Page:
Thursday, 5 November 2009

Chief Rabbi Sir Jonathan Sacks and The Theos Lecture

The Times has taken a bold line on Chief Rabbi Sir Jonathan Sacks's lecture at the Theos debate last night:

“Chief Rabbi Lord Sacks: Europe is dying from secularism”

I didn’t see Ruth Gledhill there last night (but it doesn’t mean she wasn’t) – she must have downloaded the podcast online. (You can read her piece here:

Chief Rabbi Sacks didn’t say Europe was dying from secularism. What he actually said was: “It may not be religion that is dying. It may be liberal democratic secularism that is in danger.”

He argued that tolerant religiosity needed to be promoted over fundamentalism and that the problem that can occur with liberalism is its inability to defend its own values (i.e. cultural relativism). He also stressed that believers, atheists and agnostics were in this together and that religious people must be prepared to enter into respectful conversation with secular humanists over the nature of society. I didn’t have an argument with any of that. I admired the fact that he laid down some cards rather than holding them back and doing that liberal thing of asking lots of academic questions but never having a stab at the answers.

I also liked the fact that he defined faith as the courage to live with uncertainty. I was less enthused about the reason for his desertion of philosophy: “The search for meaning is in itself meaningless”. Religion is not the only space to discover meaning; love creates meaning, but Rabbi Sacks didn’t touch on that at all.

I also would have liked to have heard some unpacking of why he thought it was that a religious family was more likely to have more children than a secular family. The answer may not have been a pretty one. Also, if Rabbi Sacks was prepared to turn our attention to population decline in Europe and population growth in the world, I think it was a little feeble of him to steer clear of questions concerning immigration.

But, all in all, I liked Jonathan Sacks and enjoyed his lecture.

Lord Tebbit and Thought For The Day

Excellent response by Lord Tebbit this morning on the Today Programme when Sarah Montague asked him about David Cameron’s renegade on a Europe referendum.

He said: “I think we might all take home a transcript of the Thought For The Day this morning. Perhaps we have all got something to learn from that.”

This is what Rhidian Brook said on Thought For The Day this morning: “There's no question that we're creatures wired for communication but it can't just be about speed and immediacy, or even about words. Indeed, the monastic traditions saw self-control, listening and not speaking as essential for the kind of deep communication some believe we were created for. 'Be still and know that I am God', the psalmist wrote, or to paraphrase: switch off, dial down and tune into another kind of communication - the kind that allows the mind the experience of a deeper, uninterrupted level of thought where creativity and complex thinking can happen and where we may even hear a different voice. I once tried an experiment just before starting work of sitting in a chair for half an hour without doing anything, thinking anything or trying to communicate with anyone. It's an exquisitely difficult exercise and one I failed badly. But before I drop my laptop in the bath or ignore my daughter again, I'm going to give it another try and maybe, with God's help, I'll be able to sit there not sending messages - until I get the message.”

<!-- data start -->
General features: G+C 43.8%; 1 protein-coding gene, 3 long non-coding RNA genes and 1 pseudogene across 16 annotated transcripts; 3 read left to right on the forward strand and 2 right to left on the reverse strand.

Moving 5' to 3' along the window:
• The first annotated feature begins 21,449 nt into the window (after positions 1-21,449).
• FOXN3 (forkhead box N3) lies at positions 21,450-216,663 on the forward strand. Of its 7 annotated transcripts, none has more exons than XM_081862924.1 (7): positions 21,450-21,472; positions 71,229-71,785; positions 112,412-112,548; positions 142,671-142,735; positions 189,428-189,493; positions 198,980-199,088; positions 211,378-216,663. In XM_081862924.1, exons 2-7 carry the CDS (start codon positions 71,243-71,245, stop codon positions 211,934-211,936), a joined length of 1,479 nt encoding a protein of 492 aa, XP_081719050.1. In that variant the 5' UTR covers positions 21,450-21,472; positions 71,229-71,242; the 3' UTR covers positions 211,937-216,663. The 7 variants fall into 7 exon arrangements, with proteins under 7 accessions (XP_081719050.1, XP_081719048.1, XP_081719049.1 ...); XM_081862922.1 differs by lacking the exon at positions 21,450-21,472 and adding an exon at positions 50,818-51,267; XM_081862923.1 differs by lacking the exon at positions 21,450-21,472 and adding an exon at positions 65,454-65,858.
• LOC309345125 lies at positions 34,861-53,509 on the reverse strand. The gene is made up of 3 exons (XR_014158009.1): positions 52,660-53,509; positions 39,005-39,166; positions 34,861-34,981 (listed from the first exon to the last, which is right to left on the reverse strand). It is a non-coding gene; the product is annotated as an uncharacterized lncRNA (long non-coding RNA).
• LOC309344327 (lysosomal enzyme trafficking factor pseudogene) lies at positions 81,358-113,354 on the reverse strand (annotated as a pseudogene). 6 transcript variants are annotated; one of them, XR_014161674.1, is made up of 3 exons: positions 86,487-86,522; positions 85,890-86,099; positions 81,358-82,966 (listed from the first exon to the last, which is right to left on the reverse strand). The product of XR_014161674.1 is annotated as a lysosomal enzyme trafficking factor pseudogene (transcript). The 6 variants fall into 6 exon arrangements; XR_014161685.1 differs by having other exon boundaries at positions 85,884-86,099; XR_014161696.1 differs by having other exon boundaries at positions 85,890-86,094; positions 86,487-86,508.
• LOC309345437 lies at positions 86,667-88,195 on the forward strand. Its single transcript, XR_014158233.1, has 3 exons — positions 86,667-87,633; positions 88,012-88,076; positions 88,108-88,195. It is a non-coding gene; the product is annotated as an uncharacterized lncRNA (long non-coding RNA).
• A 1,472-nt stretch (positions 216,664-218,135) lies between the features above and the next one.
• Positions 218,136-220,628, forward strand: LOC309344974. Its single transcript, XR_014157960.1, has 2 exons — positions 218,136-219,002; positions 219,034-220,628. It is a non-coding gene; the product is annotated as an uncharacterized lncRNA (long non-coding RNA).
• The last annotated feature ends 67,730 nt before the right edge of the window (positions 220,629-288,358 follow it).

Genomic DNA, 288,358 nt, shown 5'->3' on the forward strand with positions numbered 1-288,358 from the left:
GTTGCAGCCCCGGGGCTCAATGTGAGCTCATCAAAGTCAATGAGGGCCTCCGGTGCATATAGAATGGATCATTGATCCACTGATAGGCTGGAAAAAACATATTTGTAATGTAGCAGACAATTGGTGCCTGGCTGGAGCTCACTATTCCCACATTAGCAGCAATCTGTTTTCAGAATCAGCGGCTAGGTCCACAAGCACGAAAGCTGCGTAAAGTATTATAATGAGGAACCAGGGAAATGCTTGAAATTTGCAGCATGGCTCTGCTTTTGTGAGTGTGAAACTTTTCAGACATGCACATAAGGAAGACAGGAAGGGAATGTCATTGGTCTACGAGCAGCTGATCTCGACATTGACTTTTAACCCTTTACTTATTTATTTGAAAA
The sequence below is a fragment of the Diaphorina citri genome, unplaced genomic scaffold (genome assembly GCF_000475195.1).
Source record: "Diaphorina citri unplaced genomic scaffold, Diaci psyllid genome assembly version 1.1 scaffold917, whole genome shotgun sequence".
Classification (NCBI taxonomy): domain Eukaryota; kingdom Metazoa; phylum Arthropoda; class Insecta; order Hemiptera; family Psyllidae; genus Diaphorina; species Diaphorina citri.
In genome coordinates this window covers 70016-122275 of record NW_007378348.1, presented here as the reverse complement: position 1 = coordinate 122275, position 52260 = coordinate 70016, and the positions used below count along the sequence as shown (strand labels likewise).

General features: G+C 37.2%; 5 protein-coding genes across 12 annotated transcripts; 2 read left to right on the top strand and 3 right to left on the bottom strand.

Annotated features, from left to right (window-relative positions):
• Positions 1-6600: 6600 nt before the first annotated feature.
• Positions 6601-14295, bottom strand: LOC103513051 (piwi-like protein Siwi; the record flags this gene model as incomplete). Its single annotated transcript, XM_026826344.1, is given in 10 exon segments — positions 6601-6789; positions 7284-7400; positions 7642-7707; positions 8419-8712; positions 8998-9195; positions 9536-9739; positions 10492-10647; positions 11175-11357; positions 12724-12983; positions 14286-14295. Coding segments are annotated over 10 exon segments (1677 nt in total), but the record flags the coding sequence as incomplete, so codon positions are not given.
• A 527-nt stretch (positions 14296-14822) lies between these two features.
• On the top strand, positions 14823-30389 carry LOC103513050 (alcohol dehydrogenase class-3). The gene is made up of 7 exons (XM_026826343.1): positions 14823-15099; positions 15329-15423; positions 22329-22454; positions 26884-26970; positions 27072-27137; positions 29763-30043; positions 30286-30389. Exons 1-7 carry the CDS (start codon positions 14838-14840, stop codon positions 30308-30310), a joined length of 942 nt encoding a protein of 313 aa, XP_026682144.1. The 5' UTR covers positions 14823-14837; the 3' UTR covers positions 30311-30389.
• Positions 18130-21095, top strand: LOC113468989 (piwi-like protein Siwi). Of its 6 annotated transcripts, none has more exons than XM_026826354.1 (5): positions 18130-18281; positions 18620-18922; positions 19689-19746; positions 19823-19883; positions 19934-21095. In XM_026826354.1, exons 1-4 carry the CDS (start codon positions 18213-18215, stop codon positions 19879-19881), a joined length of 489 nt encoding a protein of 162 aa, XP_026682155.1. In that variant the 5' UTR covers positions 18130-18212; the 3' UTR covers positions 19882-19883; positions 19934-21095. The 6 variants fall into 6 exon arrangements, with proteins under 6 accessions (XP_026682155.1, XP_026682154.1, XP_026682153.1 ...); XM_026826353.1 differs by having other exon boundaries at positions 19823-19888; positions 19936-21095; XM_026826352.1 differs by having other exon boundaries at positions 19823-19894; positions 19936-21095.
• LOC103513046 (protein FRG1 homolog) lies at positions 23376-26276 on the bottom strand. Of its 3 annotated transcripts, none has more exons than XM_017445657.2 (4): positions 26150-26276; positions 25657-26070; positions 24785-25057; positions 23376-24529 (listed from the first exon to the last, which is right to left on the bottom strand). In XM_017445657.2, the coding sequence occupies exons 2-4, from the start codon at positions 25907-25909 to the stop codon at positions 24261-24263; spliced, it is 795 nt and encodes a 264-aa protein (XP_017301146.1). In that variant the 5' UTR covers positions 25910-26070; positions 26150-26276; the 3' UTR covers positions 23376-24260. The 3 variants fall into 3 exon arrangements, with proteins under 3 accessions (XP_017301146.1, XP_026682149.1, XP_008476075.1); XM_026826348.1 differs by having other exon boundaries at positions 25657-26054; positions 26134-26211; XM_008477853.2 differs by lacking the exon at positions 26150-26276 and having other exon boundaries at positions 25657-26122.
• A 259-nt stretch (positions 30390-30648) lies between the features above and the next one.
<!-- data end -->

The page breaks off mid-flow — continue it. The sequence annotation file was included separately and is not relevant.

What about that for an idea! A Tory Government that sits in silence and meditates until it is time for the next election.

Tuesday, 3 November 2009

Kristin Scott Thomas

A bizarre angle to the reporting of Kristin Scott Thomas’s role in the film Partir taken by The Telegraph today:

“Kristin Scott Thomas's voice is no barrier in France,” the headline clips, “Received Pronunciation has been increasingly marginalised by Labour during its decade in power with the result that Kristin Scott Thomas, tired of being consigned to endless period dramas in her homeland, has taken her cut-glass accent to France.”

Kristin Scott Thomas has lived in France for years and done French films for ages. She has said before in interviews that she comes to England to do theatre and stays in France to do films. Anyone reading The Telegraph today would think that she only just moved to Paris yesterday. Basically, The Telegraph has dressed Kristin in its politics. We all know that The Telegraph’s top pin-ups are Kate Winslet, Helen Mirren and Joanna Lumley and we all know why The Telegraph loves them (and I am not implying that it shouldn't).

Unfortunately, there is very little info in the article about the film itself: